Presidential nominee Hillary Clinton’s use of a personal email account and server during her tenure as Secretary of State has dominated the headlines over the past several months. However, it is still unclear to many what the actual scandal is and if it is valid.
There are many conflicting views among Americans. Some say Clinton’s use of a personal email account and server could have placed the country’s safety in jeopardy. According to the released FBI investigation, the “investigation and forensic analysis did not find evidence confirming that Clinton’s accounts or mobile devices were compromised by cyber means.” However, the report states the disclaimer that the FBI did not have access to all of Clinton’s mobile devices and computer components.
This begs the question: What happened to the rest of the electronic devices used by Clinton? According to the report, Clinton’s aides frequently did not know the whereabouts of a previously-used devices once Clinton began using a new device. Justin Cooper, one of Clinton’s aides, recalled two occasions where he personally destroyed Clinton’s old mobile devices with a hammer.
After reading this, I question the accountability of Clinton. These devices could have contained confidential information that only government officials know. These government officials should know how to preserve and destroy electronic devices with confidential information. I would personally prefer these devices be destroyed than be obtained by an enemy due to not being properly disposed.
Clinton’s use of a personal email account is frequently called into question. Many ask why she didn’t just use the state-issued email account. It is important to emphasize that during Clinton’s tenure, the state’s Bureau of Information Security Management did not enforce “restrictions on the use of personal email accounts for official business,” according to the report. I cannot blame Clinton for that policy. As you can tell, everyone makes mistakes.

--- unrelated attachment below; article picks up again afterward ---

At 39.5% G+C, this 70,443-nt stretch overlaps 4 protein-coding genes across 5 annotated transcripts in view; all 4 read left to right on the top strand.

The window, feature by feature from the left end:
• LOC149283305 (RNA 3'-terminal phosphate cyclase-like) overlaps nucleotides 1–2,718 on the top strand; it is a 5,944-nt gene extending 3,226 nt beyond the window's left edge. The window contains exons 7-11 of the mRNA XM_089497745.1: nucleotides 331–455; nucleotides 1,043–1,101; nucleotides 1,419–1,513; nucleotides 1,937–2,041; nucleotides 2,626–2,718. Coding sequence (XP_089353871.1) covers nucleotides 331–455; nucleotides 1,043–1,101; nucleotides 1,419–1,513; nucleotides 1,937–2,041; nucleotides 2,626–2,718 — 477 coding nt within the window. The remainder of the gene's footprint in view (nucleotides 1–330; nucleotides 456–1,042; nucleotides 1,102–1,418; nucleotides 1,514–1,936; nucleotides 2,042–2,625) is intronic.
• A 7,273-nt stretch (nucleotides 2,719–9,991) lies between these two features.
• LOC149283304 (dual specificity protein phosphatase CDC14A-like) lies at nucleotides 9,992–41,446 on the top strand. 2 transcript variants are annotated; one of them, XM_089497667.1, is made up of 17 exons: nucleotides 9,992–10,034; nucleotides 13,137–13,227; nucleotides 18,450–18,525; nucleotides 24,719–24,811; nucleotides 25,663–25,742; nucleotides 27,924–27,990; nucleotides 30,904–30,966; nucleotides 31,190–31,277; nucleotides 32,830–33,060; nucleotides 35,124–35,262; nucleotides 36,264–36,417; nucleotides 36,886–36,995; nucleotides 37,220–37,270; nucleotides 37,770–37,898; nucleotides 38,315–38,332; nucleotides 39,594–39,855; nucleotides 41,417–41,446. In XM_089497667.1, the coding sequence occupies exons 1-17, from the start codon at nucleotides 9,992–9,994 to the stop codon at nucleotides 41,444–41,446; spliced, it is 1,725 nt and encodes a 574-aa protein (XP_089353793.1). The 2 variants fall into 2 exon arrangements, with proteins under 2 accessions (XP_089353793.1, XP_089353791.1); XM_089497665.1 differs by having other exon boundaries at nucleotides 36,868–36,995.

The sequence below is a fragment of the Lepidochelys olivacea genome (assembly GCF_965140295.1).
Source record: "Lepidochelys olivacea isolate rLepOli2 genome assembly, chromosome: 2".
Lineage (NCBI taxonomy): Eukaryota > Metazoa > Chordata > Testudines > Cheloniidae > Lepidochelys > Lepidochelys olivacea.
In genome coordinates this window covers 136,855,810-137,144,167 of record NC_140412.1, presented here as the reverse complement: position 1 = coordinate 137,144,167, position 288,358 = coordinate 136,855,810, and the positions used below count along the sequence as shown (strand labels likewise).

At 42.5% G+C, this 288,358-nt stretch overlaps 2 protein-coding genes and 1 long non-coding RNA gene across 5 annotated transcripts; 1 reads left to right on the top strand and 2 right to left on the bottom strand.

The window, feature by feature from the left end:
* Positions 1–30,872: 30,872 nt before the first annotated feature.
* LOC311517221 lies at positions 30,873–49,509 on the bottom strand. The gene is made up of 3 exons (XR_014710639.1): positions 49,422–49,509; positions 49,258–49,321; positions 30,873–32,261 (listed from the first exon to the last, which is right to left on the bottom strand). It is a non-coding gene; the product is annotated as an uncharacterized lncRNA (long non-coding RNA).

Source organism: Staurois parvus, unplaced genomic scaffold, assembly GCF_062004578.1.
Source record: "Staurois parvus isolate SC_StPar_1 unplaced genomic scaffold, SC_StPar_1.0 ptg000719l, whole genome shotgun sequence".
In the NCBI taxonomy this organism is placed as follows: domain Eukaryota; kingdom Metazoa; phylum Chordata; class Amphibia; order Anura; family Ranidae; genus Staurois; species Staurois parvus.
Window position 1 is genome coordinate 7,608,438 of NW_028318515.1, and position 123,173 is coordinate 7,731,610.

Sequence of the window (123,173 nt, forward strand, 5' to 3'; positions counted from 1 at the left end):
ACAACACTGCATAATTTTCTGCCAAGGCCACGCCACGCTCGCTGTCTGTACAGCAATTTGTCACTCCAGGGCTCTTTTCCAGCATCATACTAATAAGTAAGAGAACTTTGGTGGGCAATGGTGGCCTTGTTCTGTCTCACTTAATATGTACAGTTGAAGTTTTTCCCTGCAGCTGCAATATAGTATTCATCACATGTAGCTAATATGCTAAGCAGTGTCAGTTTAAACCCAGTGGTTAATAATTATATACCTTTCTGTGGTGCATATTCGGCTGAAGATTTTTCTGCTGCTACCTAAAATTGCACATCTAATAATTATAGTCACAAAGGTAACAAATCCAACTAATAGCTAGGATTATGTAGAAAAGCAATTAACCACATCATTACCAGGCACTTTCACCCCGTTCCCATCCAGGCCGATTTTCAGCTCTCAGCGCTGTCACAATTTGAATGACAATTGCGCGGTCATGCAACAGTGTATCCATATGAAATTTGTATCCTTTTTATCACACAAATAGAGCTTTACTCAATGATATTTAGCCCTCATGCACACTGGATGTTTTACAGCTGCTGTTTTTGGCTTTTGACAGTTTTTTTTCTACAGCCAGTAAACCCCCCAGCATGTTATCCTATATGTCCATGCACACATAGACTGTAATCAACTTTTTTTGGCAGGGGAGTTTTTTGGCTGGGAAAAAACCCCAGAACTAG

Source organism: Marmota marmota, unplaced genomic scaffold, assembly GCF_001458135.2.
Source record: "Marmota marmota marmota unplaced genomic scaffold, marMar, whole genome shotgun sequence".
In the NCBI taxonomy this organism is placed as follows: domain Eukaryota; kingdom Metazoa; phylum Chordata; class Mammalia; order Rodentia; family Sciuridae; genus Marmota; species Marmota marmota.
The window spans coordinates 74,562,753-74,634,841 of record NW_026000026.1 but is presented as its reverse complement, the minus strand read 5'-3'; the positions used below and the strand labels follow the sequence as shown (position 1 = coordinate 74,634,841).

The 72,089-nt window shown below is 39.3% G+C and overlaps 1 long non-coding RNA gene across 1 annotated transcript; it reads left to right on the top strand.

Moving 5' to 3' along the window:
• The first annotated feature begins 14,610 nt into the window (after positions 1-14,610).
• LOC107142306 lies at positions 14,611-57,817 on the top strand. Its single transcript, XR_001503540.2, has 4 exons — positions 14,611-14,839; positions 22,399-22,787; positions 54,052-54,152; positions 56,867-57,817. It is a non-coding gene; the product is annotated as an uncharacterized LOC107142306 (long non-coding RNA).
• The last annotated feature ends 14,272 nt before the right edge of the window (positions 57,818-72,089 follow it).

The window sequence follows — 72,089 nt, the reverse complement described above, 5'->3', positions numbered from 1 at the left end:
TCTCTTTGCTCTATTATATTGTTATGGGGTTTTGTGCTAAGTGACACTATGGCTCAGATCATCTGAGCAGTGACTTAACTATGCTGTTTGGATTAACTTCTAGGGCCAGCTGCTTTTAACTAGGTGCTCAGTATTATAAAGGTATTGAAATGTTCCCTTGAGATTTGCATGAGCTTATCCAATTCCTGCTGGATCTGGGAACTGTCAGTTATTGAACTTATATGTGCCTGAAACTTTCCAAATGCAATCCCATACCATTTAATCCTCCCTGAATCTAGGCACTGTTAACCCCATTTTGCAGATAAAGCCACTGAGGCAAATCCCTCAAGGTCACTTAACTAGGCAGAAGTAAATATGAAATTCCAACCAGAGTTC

Part of the state department’s mission is to “shape and sustain a peaceful, prosperous, just and democratic world.” Emails play an important role in communication with peers; this is no different among the State Department or foreign diplomats.
Clinton was questioned about the “C” markings in an email chain, which indicated the material in the emails as confidential. Clinton said she did not know what the “C” marking identified, according to the report. It is important to note the classification levels in this matter: Top Secret, Secret and Confidential. According to the report, Clinton stated she“ took all levels of classification information seriously.”
Many Americans, including myself place the safety of our country in the hands of public officials. Every day is a day where we, Americans, live our lives knowing anything could occur. Yet, we find that with our hope on government, we will be in safe hands. I believe Hillary did not intentionally plan to place information in jeopardy by using a private email server. Hillary has stated over and over again that it was out of convenience that this was done. Nonetheless, this does not excuse her actions.
The scandal itself is important for the American electorate, but it seems to be exposed way out of proportion. Media outlets seem to have dragged the Clinton’s email scandal for more than a whole year. There are more important issues to focus on. Why not focus on how each candidate will target issues dealing with the economy, race relations among our communities, immigration, public safety, domestic and foreign terrorism, gun control, foreign policy and the global environment. It is valid to talk about the emails, but it is about time Americans engage in other conversations regarding the election by now. It is the equivalent to getting your permit, instead of getting your driver’s license. Yes, you are engaging in the election, but you are limited into what you are exposed.
We are divided by the platforms of two parties, who are seeking the presidency at all costs. Hillary Clinton has publicly stated using a private email was a mistake, and assumes the responsibility attached. Whether or not the public supports her will be decided at the polls this November. Validation of the candidates’ statements will have the final say on who becomes the next president of the United States.